Fatigued driving (HOS) is highlighted by the FMCSA as a stand alone BASIC and the threshold for being labeled as deficient is the 65 percentile. In other words, if a carrier is in the bottom 35% of its peer group based upon a weighted points scheme, the carrier will be labeled as deficient in this area and if CSA 2010 data is prematurely released to the public, that carrier will be barred from use by steamship lines, shippers and brokers who feel compelled to use CSA 2010 data for fear of vicarious liability.
In an excellent article entitled, “Trust but Verify” Aaron Huff in the September issue of CCJ opined that the on-board recording device represents a technological gain for the industry. Included was the conclusion that carriers who convert to electronic logs before CSA 2010 goes live have the rare opportunity to reduce their total violations in the fatigued category BASIC by 50%.
An examination of the attached chart demonstrates how this is possible and how little a 50 percentile drop may actually have to do with fatigued driving. Clearly, the biggest source of violations classified as “fatigue related” are actually paperwork violations pertaining to general form and manner of logs and failure of a driver to record current duty status. When coupled with failure to maintain a log, these 3 paperwork violations account for 71% of the total violations in the fatigue BASIC area.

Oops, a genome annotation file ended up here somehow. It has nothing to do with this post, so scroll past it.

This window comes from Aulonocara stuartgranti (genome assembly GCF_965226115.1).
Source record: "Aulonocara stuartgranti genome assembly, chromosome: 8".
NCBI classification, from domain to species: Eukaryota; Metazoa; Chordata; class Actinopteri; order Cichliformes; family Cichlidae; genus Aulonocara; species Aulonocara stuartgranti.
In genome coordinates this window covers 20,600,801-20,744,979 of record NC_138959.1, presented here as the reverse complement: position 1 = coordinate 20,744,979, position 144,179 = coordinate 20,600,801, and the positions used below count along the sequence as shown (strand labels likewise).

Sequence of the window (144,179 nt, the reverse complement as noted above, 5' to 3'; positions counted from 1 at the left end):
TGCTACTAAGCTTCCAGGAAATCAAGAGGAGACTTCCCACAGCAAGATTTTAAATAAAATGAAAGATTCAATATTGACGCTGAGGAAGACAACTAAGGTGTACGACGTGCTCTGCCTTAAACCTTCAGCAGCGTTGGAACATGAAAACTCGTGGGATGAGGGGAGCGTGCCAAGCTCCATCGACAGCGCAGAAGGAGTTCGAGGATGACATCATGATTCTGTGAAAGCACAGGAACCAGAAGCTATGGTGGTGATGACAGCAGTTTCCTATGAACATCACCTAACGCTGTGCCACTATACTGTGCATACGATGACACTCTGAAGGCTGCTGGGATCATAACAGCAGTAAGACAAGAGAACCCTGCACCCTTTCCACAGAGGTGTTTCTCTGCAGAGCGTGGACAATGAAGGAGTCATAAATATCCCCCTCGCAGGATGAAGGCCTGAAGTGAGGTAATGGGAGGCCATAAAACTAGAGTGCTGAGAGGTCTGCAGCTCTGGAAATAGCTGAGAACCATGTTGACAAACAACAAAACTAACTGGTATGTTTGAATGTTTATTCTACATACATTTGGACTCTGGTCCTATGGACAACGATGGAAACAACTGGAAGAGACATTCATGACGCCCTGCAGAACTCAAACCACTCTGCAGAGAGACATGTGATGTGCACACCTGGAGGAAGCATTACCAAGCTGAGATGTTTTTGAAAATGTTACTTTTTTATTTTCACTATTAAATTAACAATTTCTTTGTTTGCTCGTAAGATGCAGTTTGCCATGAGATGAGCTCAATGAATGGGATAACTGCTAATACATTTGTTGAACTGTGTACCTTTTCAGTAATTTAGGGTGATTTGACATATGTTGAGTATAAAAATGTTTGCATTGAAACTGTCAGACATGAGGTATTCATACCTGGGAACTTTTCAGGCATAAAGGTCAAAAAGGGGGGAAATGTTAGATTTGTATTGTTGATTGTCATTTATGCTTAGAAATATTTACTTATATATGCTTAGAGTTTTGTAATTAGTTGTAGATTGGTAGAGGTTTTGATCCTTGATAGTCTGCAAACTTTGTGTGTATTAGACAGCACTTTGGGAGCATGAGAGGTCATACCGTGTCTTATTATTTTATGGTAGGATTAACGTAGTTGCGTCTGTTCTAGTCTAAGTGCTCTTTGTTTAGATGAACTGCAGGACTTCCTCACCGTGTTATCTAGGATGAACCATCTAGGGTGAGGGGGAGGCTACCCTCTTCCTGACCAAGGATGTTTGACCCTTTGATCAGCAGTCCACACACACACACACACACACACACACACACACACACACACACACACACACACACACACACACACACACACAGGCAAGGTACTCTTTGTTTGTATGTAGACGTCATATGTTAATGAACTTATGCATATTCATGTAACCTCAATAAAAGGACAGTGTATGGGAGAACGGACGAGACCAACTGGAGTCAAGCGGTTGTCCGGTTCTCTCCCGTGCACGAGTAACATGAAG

This means that drivers who fill out paper logs based on the numbers are susceptible to receive over three times more fatigued driving violations than those who log electronically.
This obvious discrepancy does not disappear when the CSA 2010 point valuation criteria is applied. For rating purposes, each violation in a category is weighted, points are assigned and total points accumulated are compared based upon the number of inspections conducted with all peer grouped carriers including both those who log manually and electronically. Based upon the number of violations times the severity rating, paperwork violations account for 122.98 points, far more than are assigned to carriers found guilty of exceeding the hours of service under the 11 and 14 hour rules combined (76.65).
The 50 point differential in percentile ranking enjoyed by carriers with electronic logs may have some correlation to safety but the frequency and severity attached to paperwork violations severely skews the percentile ranking as to make any peer group including both paper and electronic loggers statistically invalid as a measure of fatigue.
In sum, the electronic logging system is certainly to be encouraged for a whole lot of reasons but any system which assigns more total points to paperwork violations (which only paper loggers incur) than it does to actual violations of the hours of service regulations cannot compare apples to oranges and conclude that one is deficient, marginal or not safe to eat.